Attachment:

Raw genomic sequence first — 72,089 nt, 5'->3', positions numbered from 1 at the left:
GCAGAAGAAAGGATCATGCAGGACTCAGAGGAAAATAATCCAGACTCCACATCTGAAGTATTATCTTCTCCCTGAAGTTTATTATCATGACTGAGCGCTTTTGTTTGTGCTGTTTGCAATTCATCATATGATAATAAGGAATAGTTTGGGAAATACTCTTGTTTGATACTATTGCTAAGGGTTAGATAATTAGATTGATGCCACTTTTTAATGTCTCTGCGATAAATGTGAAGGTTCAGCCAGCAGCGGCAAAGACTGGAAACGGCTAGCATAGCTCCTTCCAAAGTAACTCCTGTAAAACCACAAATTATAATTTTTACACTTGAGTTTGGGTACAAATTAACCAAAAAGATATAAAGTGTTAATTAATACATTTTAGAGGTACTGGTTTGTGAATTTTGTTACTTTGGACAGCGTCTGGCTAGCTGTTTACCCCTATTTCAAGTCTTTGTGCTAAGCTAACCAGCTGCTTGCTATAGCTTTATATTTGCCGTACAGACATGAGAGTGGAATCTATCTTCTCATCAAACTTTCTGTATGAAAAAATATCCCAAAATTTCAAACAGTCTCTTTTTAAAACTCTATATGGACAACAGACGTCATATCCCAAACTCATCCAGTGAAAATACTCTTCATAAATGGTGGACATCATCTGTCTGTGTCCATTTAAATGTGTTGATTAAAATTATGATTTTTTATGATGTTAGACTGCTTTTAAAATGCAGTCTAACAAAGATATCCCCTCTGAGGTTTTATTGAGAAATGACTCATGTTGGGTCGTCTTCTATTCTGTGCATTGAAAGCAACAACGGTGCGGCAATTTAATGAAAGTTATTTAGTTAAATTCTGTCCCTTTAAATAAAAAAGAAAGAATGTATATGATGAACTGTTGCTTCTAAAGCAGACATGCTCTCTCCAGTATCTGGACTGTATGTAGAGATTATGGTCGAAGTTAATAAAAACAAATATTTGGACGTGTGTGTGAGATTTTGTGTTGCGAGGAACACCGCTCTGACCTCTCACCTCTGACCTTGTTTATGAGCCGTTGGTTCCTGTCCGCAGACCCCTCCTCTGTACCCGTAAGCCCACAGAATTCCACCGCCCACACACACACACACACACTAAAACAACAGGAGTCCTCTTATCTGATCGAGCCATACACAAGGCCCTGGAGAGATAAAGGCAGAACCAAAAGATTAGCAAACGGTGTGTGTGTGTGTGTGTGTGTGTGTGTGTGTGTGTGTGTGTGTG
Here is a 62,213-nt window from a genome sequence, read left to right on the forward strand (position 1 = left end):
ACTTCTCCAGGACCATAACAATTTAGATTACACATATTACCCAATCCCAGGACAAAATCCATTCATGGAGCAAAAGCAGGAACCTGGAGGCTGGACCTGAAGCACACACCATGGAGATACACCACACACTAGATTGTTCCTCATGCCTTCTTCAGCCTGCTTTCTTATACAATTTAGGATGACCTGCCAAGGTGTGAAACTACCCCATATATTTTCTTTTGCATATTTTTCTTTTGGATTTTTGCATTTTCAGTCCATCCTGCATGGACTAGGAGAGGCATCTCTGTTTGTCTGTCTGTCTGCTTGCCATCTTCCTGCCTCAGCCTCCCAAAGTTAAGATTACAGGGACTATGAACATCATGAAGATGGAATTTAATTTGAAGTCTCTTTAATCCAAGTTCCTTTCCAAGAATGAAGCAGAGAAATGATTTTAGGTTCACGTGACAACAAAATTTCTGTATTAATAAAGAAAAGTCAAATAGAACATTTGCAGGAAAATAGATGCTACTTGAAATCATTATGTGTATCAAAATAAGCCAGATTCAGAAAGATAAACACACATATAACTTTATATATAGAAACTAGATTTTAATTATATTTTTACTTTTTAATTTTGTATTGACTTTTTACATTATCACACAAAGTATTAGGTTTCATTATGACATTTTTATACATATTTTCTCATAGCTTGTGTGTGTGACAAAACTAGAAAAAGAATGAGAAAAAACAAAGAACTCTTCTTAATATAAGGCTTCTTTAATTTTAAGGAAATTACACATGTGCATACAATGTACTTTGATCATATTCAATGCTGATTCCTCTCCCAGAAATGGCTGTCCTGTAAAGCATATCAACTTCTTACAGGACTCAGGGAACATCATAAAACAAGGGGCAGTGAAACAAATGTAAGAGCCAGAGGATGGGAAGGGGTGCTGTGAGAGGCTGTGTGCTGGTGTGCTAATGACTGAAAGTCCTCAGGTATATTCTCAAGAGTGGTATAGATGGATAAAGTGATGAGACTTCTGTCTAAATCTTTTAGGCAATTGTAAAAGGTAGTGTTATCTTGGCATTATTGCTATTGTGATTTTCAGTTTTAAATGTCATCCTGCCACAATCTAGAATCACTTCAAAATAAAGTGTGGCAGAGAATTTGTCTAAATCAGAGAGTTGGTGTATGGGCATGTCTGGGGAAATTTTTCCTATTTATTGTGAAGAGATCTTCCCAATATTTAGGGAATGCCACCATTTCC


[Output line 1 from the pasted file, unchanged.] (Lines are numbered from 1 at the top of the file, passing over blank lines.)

Raw genomic sequence first — 72,089 nt, 5'->3', positions numbered from 1 at the left: